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Maryland baseball is having the best season in school history and wants more

Maryland pitcher Ryan Ramsey threw a perfect game on April 29. (Courtesy of Maryland Athletics)

Just over the left field wall that lists Maryland baseball’s modest assortment of accolades lies the Shell, a green complex that — despite what it lacks, including air conditioning and heat — has shaped the Terrapins’ program. The glorified tent — a “temporary structure,” Coach Rob Vaughn said, but one that has been there for more than a decade — serves as the team’s hitting facility, far from what some top programs enjoy.

Temperatures are blazing inside during the summer, and in the winter, portable heaters work to offer some reprieve. When it rains, the Shell floods. Once, while players were hitting, it collapsed because of snow.

Vaughn said a fellow Big Ten coach told him: “Rob, I know you want something nicer than this, but I’m telling you this building right here makes the wrong people say no.”

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An indoor facility is supposed to one day replace the Shell, but that won’t change what Vaughn believes: Talent matters, but so does having the right kind of people — ones who care about building a program and are committed to his vision of a gritty team. Those are the players who are now the fabric of the team during a historic season.

The Terps (44-10) had never won this many games, and they still have the postseason to go. Maryland won a conference title for the first time since 1971 — ending a drought that spanned the lifetime of all members of the young coaching staff — and the group will aim to also win the Big Ten tournament in Omaha, where Maryland will face Indiana on Thursday as the top seed. The Terps have cracked the top 10 in some national rankings, along with the No. 3 slot in RPI. They’ve shown the school’s administration and fan base what this program can be.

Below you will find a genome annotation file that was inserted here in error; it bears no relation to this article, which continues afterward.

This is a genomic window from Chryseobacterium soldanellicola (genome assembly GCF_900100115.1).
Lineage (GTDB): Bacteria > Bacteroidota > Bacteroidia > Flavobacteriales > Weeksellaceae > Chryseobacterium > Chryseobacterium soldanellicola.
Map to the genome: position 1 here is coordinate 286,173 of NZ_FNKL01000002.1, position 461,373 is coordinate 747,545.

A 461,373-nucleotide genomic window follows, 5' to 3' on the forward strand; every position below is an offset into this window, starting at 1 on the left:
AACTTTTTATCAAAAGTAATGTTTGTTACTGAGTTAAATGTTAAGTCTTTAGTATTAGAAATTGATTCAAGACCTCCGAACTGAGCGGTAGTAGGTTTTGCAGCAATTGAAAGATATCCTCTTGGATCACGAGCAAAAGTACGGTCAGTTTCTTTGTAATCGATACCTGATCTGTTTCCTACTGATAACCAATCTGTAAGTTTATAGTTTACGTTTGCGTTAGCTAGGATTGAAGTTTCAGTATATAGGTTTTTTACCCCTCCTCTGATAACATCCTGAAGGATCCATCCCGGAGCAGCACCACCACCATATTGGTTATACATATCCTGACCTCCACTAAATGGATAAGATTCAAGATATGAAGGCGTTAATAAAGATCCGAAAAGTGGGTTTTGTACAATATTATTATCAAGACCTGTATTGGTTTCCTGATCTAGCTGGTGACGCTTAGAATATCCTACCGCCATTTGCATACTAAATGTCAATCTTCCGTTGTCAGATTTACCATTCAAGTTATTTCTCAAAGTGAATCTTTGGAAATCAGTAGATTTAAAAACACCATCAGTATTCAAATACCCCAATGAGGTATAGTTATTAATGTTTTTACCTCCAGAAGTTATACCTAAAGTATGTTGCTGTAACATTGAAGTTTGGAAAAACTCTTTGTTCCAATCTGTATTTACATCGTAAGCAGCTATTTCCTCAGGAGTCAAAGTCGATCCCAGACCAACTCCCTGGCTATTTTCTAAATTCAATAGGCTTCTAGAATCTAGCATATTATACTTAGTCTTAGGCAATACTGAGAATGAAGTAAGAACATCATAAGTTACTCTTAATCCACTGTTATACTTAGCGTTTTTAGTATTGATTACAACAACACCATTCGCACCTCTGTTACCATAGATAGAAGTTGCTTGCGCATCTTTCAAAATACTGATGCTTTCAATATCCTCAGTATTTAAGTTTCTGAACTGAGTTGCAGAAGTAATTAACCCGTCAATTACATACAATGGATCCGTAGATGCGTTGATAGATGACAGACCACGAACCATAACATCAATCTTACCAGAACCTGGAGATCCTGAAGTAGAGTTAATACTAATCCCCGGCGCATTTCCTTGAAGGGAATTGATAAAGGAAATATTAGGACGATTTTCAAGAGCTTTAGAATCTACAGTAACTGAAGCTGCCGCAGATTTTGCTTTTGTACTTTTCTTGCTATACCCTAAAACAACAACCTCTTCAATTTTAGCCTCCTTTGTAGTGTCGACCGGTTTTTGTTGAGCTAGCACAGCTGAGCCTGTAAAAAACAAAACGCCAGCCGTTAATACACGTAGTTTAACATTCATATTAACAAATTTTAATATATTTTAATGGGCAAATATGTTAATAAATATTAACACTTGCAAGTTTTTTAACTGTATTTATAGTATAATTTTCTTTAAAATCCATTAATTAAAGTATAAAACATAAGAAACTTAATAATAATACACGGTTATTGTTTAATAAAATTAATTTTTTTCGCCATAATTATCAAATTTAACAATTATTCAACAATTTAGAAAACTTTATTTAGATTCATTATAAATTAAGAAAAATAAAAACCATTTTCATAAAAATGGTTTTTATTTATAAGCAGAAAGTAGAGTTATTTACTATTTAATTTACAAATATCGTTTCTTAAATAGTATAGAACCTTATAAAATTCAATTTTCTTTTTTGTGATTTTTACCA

Vaughn’s predecessor, John Szefc, lifted Maryland out of a decades-long stretch of irrelevance during his five-year tenure. The Terps had never reached the NCAA super regionals until Szefc led them there in 2014 and 2015. Szefc departed for Virginia Tech after the 2017 season, handing the program to Vaughn.

With an NCAA regional probably heading to College Park, the Terps have an opportunity to go further than the school ever has. This is new territory for the Terps, who have never hosted games in the NCAA tournament. With a 68-year-old stadium that seats 2,000, Maryland plans to use bleachers to increase the capacity to 3,000, improve lighting and add an auxiliary location for media, according to Josh Kaplan, who oversees facilities for Maryland’s athletic department. The school explored hosting games at other nearby ballparks but decided to make its on-campus stadium work.

“Do we wish we had bright and shiny? Sure,” said Vaughn, who was named Big Ten coach of the year Tuesday. “But we’ve won two regionals in this. This is who we are. This is us. It doesn’t matter if we’re in a $20 million stadium; this has to remain who we are.”

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Vaughn developed what he calls the pillars of the program — ownership, toughness and a growth mind-set. Those drive recruiting, and then once players reach campus, they inform everything else. Stars haven’t filled each recruiting class, but some of the recent high-schoolers who landed at Maryland rather than a storied program have had standout careers while fueling the team’s rise.

Ryan Ramsey, a junior left-handed pitcher, threw a perfect game last month — the second in school history and just the 20th nine-inning perfect game in Division I history. The feat led to a flood of texts, custom T-shirts and an invitation from the Orioles to be honored at Camden Yards in Baltimore.